But, I digress… the fact of the matter is that I am a little bummed that I don’t possess the keen vision that I did four years ago.  Reading signs is near impossible, staring at a computer screen is a challenge, flying through tasks at record time is no longer a practical possibility…. I’d be a great asset and addition to anyone’s team, but not an all-around MVP anymore.  I find that unacceptable.  Without the leniency and forgiveness that I could find in an independent setting– I am out of luck finding a suitable business to share my wealth of retail awesomeness with.  I was beyond thrilled and even more envious of the Northeast on my most recent trip to Massachusetts.  There were a myriad of reasons for this, but one was the abundance of locally owned and operated stores and shops–streets of them!  It gave me hope for my future.  But, in the meantime I save my smile, small talk,  and never ending endurance and willingness to go above and beyond for my friends and family…and mainly my dog.  I still get my kicks by picking up fallen items in the grocery store, folding clothes that are crumpled and tossed aside at the mall and laser lining the hell out of stocked shelves.  I might even awkwardly continue utilizing my ingrained mantra of helping anyone within ten feet of me. Sigh. Perhaps in time my confidence will catch up with my mental drive… or I’ll wake up in Beantown with an accent and new life. Until then, I will be the lunatic who yearns to be the communal whipping boy in a sea of real cynicism and mock enthusiasm during this crazy shopping season.. I’ll continue being jealous of my girlfriend who wears a vest and name-tag, wants to strangle Charlie Brown, Snoopy and The Vince Guaraldi Trio and comes home doused in glitter, tinsel and disdain for humanity.  Ah, what a wonderful world!

I will still enjoy this holiday season.  I will enjoy it more than years past.  I will not be participating on the commercial side, but I will throw myself into the mix of that of the consumer.  Perhaps monies won’t be exchanged for goods because of the whole lack of funds thing.  However, the material will be replaced with the consumption of ambiance, energy and second-hand frenzied hysteria.  The jubilance and cheer will enchant and mystify me enough to detract from my deepest insecurities and personal failings. My visual acuity may be dismal in regards to details and minutiae, but it excels at absorbing the warm embrace of color and light.  I do not have to strain my sight to become instantly engulfed in a kaleidoscope of candy-coated razzle dazzle, sparkles and shimmers, twinkles and glimmers, an explosion of pure wonderment.  It truly is a feast for the eyes and a dizzying array of decor and delight await me in the coming months. This year I’m truly happy to be a part of the festivities that come hand in hand with autumn and winter.  Unlike the past six years, I won’t be singing the blues but rather rockin’ around the Christmas tree.   I won’t be in a holidaze for the holidays and will instead be soberly (but not somberly) soaking up every precious moment of the season.  I am prime for people watching.  So, bring it, Santa!  Let’s do this!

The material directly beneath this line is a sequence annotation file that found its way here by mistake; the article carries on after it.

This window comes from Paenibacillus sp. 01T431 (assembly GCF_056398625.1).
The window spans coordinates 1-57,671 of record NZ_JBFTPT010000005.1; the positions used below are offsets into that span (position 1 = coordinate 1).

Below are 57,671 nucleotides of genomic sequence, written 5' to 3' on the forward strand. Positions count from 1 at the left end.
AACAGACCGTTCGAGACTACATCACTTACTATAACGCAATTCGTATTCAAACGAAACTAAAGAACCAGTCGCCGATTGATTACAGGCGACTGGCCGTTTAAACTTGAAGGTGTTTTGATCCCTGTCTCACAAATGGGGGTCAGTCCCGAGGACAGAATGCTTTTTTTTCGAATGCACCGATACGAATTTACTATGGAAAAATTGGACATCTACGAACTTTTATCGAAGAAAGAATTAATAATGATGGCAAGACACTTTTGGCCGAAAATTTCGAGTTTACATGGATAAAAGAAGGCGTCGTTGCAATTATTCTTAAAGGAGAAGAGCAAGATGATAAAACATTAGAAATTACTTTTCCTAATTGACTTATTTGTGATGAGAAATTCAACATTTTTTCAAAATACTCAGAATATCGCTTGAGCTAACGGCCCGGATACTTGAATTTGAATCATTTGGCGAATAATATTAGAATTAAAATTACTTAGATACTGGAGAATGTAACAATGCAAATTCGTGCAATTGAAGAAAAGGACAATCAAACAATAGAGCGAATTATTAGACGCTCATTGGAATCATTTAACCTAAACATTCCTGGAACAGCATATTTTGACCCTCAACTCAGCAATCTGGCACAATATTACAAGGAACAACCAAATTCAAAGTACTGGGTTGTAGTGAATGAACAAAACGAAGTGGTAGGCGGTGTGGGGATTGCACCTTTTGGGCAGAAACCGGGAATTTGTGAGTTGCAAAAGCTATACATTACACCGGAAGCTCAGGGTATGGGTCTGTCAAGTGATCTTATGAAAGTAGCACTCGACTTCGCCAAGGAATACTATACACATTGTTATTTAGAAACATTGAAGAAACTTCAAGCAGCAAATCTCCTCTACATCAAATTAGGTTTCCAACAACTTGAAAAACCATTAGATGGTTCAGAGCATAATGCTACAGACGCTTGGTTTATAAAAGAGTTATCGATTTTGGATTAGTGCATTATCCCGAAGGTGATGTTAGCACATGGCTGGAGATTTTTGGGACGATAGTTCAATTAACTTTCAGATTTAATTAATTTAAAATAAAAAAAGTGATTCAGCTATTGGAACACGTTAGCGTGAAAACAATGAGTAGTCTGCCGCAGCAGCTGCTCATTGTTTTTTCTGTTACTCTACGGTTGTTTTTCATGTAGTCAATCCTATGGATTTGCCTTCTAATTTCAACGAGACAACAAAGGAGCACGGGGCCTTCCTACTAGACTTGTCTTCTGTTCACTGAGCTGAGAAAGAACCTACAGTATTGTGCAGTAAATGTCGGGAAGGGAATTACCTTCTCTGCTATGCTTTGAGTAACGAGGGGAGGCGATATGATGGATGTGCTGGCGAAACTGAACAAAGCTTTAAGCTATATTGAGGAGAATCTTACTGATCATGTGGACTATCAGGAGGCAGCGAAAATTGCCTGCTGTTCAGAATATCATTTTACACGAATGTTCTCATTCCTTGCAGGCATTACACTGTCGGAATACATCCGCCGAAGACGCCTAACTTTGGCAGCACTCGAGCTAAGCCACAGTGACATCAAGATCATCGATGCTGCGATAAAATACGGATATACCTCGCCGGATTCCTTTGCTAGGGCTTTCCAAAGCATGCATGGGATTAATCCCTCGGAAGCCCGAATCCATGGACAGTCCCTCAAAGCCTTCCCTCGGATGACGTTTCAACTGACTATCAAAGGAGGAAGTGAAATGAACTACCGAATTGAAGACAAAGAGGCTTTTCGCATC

tis the season

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About littlelostsunny

Lost inside her mind. Inspired to blog because if not the thoughts start to control my life. I needed an outlet.

Posted on October 17, 2014, in Uncategorized. Bookmark the permalink. Leave a comment.